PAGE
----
6:30-6:45 Introductory Remarks from Chapter founders and Sally Wentworth, North American Chapter Bureau Head at the Internet Society
6:45-7:30 Scott Bradner, Harvard University
7:30-8:00 Q&A and Additional Networking
We plan to have a telephone line for those who wish to join remotely. Please contact if you would like details.

Scott Bradner has been involved in the design, operation and use of data networks at Harvard University since the early days of the ARPANET. He was involved in the design of the original Harvard data networks, the Longwood Medical Area network (LMAnet) and New England Academic and Research Network (NEARnet). He was founding chair of the technical committees of LMAnet, NEARnet and the Corporation for Research and Enterprise Network (CoREN). Mr. Bradner served in a number of roles in the IETF, was a member of the IESG (1993-2003), and was an elected trustee of the Internet Society (1993-1999), where he currently serves as the Secretary to the Board of Trustees. Scott is also a trustee of the American Registry of Internet Numbers (ARIN). A frequent speaker at technical conferences, he is also a weekly columnist for Network World.



Guess who's coming to Boston!! Annie Leonard at the Jamaica Plain Forum, in her only Boston appearance!!

When: Friday October 22 @ 7:00 PM
Where: First Church in Jamaica Plain Unitarian Universalist, 6 Eliot Street, Jamaica Plain
Speaker: Annie Leonard

Society's consumption of the earth?s resources are at an all time high. Globally renowned filmmaker and author of "The Story of Stuff," Annie Leonard will join us for her insights on creating a more sustainable and just world.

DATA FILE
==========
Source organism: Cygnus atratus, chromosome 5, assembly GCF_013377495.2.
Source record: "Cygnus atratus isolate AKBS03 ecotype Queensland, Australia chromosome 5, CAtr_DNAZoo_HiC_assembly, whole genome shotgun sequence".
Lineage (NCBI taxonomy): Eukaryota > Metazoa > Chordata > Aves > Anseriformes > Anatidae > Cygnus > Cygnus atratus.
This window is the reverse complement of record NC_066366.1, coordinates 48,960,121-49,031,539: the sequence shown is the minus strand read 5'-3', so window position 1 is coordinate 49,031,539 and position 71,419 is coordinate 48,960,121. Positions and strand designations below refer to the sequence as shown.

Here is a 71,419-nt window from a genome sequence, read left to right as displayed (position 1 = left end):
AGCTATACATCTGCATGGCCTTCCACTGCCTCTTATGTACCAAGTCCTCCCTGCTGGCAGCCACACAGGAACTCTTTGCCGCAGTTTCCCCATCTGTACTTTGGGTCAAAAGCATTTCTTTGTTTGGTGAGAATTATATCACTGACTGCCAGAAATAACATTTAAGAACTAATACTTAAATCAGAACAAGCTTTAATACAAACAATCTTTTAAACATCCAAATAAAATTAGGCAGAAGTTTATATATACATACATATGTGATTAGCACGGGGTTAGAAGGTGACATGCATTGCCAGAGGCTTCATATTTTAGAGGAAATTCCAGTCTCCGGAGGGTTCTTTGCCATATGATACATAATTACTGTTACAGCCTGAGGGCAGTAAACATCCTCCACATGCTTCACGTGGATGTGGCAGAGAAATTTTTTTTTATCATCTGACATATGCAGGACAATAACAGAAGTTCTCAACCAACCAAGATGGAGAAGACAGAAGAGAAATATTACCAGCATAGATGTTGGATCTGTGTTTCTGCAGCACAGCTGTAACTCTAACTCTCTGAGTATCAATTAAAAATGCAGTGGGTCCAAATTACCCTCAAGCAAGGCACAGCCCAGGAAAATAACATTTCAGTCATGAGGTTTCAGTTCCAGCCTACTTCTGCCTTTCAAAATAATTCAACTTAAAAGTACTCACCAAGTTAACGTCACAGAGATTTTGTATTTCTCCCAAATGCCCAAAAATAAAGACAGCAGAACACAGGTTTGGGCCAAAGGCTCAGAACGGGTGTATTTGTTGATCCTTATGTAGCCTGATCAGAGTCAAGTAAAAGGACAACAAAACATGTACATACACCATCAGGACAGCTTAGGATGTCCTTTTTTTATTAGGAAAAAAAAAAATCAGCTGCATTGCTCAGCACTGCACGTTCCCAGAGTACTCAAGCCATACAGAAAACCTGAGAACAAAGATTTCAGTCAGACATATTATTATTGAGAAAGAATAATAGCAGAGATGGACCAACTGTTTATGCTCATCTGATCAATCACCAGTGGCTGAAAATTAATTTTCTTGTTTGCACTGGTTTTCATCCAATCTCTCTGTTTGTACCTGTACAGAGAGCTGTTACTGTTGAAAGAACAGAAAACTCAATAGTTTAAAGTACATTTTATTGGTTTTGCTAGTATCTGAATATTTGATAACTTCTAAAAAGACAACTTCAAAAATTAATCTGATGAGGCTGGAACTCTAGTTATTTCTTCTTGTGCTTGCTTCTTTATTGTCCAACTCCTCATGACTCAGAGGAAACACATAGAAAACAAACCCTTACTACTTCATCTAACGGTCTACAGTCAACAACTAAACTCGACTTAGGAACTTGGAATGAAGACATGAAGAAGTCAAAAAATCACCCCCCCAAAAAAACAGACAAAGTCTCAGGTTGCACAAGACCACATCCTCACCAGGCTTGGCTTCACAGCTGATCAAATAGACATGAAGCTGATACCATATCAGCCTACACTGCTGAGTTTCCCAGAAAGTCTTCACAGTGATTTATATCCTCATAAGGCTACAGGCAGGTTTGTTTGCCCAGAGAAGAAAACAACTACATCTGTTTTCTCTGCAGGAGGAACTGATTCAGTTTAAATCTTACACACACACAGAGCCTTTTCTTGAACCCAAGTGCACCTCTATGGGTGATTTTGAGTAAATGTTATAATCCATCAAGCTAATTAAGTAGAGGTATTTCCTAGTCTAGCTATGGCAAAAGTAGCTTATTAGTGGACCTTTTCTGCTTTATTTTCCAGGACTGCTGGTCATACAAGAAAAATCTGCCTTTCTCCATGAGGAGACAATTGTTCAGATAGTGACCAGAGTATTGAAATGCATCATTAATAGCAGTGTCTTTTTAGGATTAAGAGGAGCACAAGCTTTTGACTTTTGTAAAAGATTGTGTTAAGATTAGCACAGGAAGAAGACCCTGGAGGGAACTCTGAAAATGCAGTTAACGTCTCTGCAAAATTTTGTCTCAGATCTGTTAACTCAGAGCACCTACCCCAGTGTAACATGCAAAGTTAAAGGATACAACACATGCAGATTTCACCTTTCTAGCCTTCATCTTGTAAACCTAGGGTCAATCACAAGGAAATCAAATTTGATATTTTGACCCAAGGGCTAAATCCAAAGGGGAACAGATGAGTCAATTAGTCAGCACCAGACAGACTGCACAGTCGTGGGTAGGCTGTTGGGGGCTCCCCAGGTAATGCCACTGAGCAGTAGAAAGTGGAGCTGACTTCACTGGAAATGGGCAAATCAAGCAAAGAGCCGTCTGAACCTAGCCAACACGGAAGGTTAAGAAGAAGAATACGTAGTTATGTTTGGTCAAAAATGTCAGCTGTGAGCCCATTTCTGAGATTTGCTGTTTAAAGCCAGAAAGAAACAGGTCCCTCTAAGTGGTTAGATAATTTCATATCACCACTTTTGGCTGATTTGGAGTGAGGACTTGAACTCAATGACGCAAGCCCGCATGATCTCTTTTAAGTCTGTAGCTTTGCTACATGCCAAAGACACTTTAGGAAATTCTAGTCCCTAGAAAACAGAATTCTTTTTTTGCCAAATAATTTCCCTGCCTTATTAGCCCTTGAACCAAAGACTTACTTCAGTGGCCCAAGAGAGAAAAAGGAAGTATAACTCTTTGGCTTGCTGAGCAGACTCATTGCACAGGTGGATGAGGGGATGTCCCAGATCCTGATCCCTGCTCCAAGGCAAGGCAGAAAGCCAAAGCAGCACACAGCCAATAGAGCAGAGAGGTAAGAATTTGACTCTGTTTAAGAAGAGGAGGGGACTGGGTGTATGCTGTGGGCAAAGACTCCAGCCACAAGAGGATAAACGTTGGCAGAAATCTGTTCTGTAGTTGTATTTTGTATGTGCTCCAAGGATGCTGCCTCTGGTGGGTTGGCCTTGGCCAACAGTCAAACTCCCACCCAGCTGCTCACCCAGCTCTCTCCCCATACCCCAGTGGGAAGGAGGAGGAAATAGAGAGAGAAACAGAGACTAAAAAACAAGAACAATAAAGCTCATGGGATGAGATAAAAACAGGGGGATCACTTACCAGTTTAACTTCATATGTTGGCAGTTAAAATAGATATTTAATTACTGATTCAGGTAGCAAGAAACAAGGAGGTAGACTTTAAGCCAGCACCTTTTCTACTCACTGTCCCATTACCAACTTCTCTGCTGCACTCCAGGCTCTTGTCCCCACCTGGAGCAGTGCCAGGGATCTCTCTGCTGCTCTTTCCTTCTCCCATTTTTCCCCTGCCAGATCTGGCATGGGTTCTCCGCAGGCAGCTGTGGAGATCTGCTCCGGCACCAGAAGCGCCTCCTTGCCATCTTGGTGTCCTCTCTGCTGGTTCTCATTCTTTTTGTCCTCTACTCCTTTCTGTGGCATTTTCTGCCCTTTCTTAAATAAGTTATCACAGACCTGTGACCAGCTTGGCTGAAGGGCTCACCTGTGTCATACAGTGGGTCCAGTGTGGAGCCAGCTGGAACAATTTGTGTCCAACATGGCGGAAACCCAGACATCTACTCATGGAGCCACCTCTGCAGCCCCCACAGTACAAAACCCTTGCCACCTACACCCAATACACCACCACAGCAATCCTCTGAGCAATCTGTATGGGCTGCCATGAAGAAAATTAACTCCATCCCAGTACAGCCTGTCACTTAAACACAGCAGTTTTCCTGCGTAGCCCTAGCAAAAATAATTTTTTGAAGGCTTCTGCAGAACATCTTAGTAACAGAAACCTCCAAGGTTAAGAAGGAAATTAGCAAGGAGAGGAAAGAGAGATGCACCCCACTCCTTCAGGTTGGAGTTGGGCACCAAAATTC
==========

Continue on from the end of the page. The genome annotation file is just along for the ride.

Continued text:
About Annie Leonard:

Annie Leonard is the author and host of our very own The Story of Stuff. She is author of The Story of Stuff, the book, published by Free Press of Simon and Schuster on March 9, 2010. Annie has spent nearly two decades investigating and organizing on environmental health and justice issues. She has traveled to 40 countries, visiting literally hundreds of factories where our stuff is made and dumps where our stuff is dumped. Witnessing first hand the horrendous impacts of both over- and under- consumption around the world, Annie is fiercely dedicated to reclaiming and transforming our industrial and economic systems so they serve, rather than undermine, ecological sustainability and social equity.

For more information, please visit

Elizabeth Wambui
Institute for Policy Studies-Northeast Office
Office Manager and Jamaica Plain Forum Coordinator
Program on Inequality and Common Good


Passivhaus, LEED, and the City of Boston
A Green Housing Symposium

1:30 pm - 5:00 pm
Saturday, 23 October 2010
Cascieri Hall, Boston Architectural College
320 Newbury Street,
Boston, MA

This timely gathering aims to answer one simple question: Within Boston's urban reality, what indicates a successful green home design and how is it best achieved? Framed with a keynote presentation by Wolfgang Feist and Katrin Klingenberg, and explored in snapshot presentations of local examples, the answer will ultimately be found in a panel discussion that examines the real-world relationship between Passivhaus, LEED, and the CIty of Boston's new Energy Plus housing program.

Hosted bt the Boston Architectural College, this event is free and open to the public.
Please RSVP to if you plan to attend.


2010 MCAN Climate Action Conference
"Act Locally, or Sink Globally"
Sunday, October 24th, 2010, 10:00 am to 5:00 pm
Clark University, Main Street, Worcester, MA




From Copenhagen to Cancun:
Interpreting Development, Sovereignty & Global Environmental Governance

Four qualified experts, scholars and international negotiators will address
the opportunities and challenges contained in the UN discussions on Climate
Change as they debate on questions such as: What are the visions and